KJF A25-C02

Commentary 02 on
Karl Jaspers Forum, Target Article 25, 7 December 1999

By Jane Cull


by Paul Jones

21 December 1999


I would like to make a brief remark on the micro-dispute between Jane Cull and Klaus Krippendorff on the epistemological role of the metaphor. Though this does not have any direct relation to consciousness, it might be methodologically useful, especially recalling the titles like "The Metaphorical Brain" or "On the possibility of metaphorical usage of mathematical conceptions in psychology", which can be found in the literature.

Jane Cull:
"A metaphor is a description of something that we want to explain that exists in our experience; thus a metaphor is not an explanation."

Klaus Krippendorff:
"Jane suggests that metaphors do not explain, I think they constitute explanations of a less explicit sort."

I cannot agree with Jane that a metaphor is a description – students in poetry are frequently told to avoid descriptive metaphors, which are considered as "empty" in the arts.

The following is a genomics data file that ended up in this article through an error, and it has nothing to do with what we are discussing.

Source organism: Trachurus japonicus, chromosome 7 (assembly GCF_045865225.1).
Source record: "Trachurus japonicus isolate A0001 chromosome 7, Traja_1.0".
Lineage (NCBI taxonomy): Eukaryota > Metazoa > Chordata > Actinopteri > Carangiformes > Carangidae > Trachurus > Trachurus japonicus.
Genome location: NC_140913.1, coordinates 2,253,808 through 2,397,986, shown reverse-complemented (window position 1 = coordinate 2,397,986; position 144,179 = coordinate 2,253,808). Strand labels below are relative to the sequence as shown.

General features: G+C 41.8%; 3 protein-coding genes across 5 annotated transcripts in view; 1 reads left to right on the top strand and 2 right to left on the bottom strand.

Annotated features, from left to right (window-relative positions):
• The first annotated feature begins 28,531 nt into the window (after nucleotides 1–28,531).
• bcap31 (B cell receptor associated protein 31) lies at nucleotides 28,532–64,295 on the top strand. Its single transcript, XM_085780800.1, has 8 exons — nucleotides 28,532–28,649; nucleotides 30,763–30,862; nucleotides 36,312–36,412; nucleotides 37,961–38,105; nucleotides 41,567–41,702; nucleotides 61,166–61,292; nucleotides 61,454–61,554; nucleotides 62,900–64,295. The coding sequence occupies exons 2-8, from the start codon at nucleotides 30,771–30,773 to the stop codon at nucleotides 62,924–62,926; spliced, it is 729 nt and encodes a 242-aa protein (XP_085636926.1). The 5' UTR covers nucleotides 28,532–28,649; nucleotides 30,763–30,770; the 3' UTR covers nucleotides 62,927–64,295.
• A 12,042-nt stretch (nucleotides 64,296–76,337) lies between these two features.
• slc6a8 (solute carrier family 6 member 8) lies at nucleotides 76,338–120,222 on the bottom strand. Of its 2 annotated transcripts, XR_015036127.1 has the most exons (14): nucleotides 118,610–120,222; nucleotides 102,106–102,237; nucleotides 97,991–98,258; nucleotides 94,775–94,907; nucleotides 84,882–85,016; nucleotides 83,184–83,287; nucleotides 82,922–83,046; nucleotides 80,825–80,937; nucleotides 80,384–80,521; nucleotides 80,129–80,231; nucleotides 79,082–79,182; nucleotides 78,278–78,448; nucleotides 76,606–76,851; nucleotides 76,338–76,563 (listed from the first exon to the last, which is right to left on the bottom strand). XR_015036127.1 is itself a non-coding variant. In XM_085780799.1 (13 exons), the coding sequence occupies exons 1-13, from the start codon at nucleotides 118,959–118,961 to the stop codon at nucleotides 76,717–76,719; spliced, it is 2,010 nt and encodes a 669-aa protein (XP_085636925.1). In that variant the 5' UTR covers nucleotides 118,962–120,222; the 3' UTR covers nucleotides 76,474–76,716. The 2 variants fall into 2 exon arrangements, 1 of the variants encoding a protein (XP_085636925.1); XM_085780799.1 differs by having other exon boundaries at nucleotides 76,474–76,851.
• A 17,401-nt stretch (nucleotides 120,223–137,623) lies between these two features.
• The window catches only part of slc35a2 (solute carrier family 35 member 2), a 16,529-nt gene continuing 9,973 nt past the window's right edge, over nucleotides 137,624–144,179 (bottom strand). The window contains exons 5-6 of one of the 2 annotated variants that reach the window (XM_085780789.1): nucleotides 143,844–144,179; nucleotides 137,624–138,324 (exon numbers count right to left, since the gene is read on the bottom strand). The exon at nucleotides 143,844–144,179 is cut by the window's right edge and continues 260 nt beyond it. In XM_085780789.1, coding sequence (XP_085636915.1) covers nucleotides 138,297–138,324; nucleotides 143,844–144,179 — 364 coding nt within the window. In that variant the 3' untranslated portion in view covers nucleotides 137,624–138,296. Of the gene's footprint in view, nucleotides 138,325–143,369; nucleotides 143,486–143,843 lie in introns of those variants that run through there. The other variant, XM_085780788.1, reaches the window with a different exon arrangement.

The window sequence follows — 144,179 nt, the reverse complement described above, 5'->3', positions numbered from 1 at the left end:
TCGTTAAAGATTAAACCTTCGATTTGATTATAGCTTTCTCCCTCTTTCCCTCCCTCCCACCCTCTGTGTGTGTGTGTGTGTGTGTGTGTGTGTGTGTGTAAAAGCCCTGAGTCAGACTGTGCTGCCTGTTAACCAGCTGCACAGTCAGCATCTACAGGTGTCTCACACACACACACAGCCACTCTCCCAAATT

On the other hand, I do not think that a metaphor can explain anything, albeit in an implicit manner.

Still, a metaphor obviously bears certain epistemological potential, and one may feel the need of a clearer understanding about it.

My answer comes from the distinction of art, science and philosophy as the three levels of the same hierarchy. Art is the way of bringing problems to people's attention (art creates facts, as Hegel used to say); science picks up the problems to formalize them (that is, reduce to a number of already known problems and try the same solutions); philosophy is to decide what can be called a solution and how the possible solutions might/should be applied.

In this scheme, the metaphor belongs to the arts, being one of the standard means of linking one thing to another in the essentially syncretic way appropriate for art. What science can suggest is an amalgam of description, explanation and modeling (related to observation, theory and experiment as the fundamental levels of scientific research). Philosophy, in its turn, must provide a panoramic view, showing how it comes to that very metaphor and what consequences the scientific explication of the metaphor may infer.

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